Scale back pleas over school food

Youngsters at Devonshire Primary School.
Youngsters at Devonshire Primary School.
Have your say

UNION leaders have proposed free breakfasts in Blackpool schools could be limited to a minority of pupils so as not to impact on council staff and services.

The proposal comes as the Town Hall revealed 300 proposed job losses – as part of £13.6m spending cuts – just days after a £700,000 plan for free breakfasts for up to 12,000 primary school pupils was announced.

The council’s executive approved the three-month pilot scheme – which will see pupils offered juice, milk, toast or cereal every day in school from January – at a meeting in the Town Hall on Monday.

Peter Marsden, Blackpool Unison branch officer, raised his concerns over the breakfasts scheme. He said while he supported the ideology behind it, he would like to see more consultation with, and consideration of, staff.

He said: “We understand the thinking behind the aim. But our issue is with a lack of consultation, the timing of the announcement and the likely impact on the budget.

“There has been a lot of different stories on where this money is coming from. We’re worried the Labour group is proposing to take on additional non-statutory costs at the same time as sending ‘at risk’ notices to staff. What do we say to those staff?”

Mr Marsden instead proposed for free breakfasts to be given only to children on a means tested basis.

This, he said, would bring the number needing them down from 12,000 to around 3,300 – based on those already receiving free school meals.

Such an implementation of the scheme would bear no additional cost as the information is already held, he said, and would reduce the £700,000 cost.

But council leader Coun Simon Blackburn assured Mr Marsden his “bold plans” for school nutrition would not be to the detriment of other services and should not be restricted.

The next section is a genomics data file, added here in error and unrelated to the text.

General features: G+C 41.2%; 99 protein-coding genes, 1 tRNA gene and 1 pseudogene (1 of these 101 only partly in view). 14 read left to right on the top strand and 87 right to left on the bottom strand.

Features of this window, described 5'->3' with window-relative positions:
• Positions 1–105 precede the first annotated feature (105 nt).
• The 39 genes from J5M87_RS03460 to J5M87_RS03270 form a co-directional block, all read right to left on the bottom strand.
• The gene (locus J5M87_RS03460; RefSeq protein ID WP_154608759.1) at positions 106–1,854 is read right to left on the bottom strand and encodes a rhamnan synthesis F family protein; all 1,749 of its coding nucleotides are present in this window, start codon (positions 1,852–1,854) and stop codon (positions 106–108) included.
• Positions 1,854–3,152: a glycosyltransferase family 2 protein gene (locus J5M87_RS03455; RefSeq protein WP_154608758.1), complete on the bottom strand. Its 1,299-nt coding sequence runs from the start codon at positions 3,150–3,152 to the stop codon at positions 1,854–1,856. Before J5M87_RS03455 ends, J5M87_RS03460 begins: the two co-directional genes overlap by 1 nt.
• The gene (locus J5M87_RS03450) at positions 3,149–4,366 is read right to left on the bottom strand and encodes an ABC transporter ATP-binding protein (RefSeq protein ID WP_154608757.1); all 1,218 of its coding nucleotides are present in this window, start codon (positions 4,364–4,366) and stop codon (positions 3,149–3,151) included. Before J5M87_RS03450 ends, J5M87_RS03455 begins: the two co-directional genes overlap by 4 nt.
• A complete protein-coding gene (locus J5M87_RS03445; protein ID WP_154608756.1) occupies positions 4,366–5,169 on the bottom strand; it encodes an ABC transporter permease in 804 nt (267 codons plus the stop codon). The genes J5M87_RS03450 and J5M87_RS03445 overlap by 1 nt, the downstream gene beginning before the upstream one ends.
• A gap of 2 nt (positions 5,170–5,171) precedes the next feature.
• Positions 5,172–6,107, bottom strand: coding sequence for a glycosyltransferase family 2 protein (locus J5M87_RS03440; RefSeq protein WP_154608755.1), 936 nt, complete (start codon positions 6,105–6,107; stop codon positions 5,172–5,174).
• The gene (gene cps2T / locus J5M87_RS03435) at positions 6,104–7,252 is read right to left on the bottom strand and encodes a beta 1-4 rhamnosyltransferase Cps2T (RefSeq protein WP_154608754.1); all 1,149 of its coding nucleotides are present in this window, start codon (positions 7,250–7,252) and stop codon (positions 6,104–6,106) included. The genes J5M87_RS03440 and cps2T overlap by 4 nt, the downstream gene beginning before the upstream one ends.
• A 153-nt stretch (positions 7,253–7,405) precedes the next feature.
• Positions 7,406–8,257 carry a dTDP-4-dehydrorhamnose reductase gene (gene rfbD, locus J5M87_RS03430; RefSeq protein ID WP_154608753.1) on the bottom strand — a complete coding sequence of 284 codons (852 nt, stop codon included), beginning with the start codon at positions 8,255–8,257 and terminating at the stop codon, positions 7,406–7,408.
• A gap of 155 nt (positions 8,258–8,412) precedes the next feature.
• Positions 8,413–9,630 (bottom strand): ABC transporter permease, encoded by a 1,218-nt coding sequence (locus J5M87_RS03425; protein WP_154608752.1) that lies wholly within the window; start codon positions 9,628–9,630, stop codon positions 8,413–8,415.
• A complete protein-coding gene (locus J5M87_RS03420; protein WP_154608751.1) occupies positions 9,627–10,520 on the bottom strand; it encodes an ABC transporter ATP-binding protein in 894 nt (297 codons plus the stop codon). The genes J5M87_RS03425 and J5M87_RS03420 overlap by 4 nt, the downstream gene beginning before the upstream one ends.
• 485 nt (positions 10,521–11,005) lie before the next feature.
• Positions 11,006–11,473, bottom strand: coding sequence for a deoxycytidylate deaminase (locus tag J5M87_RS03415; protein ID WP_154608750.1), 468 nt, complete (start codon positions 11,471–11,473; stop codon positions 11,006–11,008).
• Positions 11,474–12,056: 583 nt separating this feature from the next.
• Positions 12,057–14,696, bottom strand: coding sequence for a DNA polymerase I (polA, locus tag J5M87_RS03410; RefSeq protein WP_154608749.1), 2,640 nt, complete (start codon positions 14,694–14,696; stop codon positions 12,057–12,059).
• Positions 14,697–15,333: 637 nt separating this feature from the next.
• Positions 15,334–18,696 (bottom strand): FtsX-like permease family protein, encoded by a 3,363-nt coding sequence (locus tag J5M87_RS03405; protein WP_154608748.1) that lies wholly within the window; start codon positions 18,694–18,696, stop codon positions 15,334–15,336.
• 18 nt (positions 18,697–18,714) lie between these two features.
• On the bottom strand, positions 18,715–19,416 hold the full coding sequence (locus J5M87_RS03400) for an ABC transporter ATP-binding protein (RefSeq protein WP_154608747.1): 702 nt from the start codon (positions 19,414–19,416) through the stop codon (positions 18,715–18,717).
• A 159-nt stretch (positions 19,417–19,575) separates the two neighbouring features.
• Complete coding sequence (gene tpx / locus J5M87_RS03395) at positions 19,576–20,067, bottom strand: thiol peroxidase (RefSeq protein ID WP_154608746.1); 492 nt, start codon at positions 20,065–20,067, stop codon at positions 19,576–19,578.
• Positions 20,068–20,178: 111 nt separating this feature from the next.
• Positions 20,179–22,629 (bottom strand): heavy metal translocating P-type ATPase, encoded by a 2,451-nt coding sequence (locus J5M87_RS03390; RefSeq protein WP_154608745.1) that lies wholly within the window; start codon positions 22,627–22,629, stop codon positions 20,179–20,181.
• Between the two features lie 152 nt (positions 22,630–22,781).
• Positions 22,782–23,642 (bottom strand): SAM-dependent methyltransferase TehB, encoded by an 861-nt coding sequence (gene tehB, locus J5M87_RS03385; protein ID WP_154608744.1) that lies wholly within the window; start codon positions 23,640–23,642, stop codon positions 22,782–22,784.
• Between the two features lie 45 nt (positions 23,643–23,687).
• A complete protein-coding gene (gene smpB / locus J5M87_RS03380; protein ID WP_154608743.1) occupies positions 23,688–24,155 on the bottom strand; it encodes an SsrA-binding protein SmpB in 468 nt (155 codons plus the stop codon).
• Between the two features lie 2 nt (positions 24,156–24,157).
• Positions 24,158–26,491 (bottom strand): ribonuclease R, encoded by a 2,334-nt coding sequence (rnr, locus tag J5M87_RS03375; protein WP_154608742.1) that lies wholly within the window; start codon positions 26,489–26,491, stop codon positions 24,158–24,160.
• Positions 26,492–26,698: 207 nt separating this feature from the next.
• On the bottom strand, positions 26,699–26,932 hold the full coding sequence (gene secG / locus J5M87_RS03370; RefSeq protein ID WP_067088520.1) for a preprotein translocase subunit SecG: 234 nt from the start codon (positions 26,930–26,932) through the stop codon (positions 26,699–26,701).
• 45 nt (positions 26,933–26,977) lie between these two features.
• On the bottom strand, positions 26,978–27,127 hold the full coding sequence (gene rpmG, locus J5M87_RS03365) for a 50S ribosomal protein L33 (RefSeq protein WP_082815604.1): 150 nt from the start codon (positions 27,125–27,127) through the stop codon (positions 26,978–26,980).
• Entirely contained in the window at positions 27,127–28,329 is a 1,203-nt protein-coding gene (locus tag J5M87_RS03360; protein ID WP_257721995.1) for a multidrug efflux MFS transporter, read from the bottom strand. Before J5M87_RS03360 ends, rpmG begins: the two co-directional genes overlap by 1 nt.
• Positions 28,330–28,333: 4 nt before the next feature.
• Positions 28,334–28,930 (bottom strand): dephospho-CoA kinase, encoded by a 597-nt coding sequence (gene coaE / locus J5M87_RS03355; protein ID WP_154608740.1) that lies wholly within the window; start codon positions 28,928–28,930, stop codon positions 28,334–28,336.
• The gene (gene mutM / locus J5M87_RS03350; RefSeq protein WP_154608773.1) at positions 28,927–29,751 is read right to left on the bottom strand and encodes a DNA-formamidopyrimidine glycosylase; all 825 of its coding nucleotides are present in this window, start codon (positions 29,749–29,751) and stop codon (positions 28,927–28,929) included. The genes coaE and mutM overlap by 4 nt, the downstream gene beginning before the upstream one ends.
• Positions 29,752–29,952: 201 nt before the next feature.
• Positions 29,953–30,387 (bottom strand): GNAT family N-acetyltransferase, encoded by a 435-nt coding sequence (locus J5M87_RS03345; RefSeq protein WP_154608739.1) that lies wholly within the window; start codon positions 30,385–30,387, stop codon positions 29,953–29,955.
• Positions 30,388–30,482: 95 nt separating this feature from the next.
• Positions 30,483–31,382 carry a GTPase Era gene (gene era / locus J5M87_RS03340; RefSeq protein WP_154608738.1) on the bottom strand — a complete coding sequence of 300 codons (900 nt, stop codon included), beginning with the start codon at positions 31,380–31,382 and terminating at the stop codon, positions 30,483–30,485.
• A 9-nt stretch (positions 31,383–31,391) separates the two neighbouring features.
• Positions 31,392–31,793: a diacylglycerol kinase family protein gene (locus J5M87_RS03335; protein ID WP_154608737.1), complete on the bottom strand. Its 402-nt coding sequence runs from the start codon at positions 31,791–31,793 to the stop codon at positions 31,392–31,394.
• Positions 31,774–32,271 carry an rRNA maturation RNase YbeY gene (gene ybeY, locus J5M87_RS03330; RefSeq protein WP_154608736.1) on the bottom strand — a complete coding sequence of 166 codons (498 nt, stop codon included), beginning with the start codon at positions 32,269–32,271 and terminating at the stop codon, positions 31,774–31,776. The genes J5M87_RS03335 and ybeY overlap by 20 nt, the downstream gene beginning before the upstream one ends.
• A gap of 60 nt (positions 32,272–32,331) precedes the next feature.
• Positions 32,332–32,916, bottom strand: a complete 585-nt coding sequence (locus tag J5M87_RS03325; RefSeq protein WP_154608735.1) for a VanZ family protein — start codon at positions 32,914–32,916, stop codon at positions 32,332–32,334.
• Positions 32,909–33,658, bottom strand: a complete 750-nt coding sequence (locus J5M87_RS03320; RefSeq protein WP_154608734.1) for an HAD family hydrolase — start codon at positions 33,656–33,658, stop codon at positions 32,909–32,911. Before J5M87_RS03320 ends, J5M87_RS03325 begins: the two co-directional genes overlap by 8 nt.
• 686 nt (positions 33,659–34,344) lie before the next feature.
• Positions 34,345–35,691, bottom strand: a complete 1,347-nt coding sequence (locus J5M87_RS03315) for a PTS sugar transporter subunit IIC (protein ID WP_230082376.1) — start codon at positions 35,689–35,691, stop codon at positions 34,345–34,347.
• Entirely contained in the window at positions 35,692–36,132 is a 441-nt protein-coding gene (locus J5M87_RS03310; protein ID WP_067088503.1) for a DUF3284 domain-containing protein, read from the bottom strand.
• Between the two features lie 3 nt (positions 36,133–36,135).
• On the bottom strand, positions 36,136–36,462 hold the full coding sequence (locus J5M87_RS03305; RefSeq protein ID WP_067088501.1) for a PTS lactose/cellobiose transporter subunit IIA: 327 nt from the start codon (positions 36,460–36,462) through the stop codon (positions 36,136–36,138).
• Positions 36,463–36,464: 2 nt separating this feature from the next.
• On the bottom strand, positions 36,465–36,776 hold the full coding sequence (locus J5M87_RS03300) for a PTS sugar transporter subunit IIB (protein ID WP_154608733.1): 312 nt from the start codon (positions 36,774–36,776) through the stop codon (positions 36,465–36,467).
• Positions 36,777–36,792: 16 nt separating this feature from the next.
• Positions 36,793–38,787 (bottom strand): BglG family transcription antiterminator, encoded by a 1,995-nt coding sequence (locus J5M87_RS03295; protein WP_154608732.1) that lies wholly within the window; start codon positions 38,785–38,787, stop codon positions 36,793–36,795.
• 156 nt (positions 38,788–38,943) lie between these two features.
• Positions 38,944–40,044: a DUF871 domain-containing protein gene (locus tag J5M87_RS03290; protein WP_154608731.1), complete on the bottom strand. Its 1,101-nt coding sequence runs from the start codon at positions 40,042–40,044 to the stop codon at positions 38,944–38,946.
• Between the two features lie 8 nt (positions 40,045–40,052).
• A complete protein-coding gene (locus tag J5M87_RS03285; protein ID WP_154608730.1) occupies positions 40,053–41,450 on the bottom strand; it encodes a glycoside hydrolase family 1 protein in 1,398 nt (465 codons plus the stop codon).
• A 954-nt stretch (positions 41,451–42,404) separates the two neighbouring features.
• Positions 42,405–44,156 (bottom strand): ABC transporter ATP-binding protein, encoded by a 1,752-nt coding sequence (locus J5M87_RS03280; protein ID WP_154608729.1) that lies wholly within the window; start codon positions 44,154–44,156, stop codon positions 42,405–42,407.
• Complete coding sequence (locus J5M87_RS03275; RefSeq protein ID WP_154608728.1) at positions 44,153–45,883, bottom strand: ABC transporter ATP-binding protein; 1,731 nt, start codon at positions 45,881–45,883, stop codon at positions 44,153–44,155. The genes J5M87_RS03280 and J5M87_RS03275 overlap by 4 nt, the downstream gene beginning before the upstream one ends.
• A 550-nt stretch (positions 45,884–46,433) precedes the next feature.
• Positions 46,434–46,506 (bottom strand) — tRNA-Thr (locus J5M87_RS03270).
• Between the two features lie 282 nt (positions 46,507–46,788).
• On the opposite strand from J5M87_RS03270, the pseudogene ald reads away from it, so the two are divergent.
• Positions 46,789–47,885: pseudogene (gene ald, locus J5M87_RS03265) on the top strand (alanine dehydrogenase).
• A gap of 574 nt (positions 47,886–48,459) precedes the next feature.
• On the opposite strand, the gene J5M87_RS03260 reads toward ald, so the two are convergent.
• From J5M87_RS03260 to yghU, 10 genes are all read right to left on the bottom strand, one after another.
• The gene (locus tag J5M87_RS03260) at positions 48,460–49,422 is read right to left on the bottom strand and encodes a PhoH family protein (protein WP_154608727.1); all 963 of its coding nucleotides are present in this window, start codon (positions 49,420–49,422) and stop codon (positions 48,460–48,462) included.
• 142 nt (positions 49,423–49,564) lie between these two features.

He said: “My view is that to restrict it to those currently on benefits lacks ambition.

“It’s not about assisting people on benefits, it’s about relieving pressure on workers, in particular low paid workers.

“I commit to no additional burden on local tax payers to fund this, the money is being brought in from partner organisations.”

Mr Blackburn announced he has three meetings lined up with potential sponsors, one of whom he said was “internationally renowned as a breakfast provider” to form partnerships to keep costs down.

Calls were also made from Unison for further consultation with residents on the pilot scheme.

Mr Marsden added: “We are concerned there wasn’t meaningful consultation with residents.

“If the council executive can give us commitment none of the £700,000 will impact on staff and services and funding will come from other companies we will be better satisfied.”

Mr Blackburn said the council was committed to continuing to consult with residents on the scheme.

Click here to read how The Gazette broke the story:




Click here to register with The Gazette website to enable you to leave your comments and reaction to stories.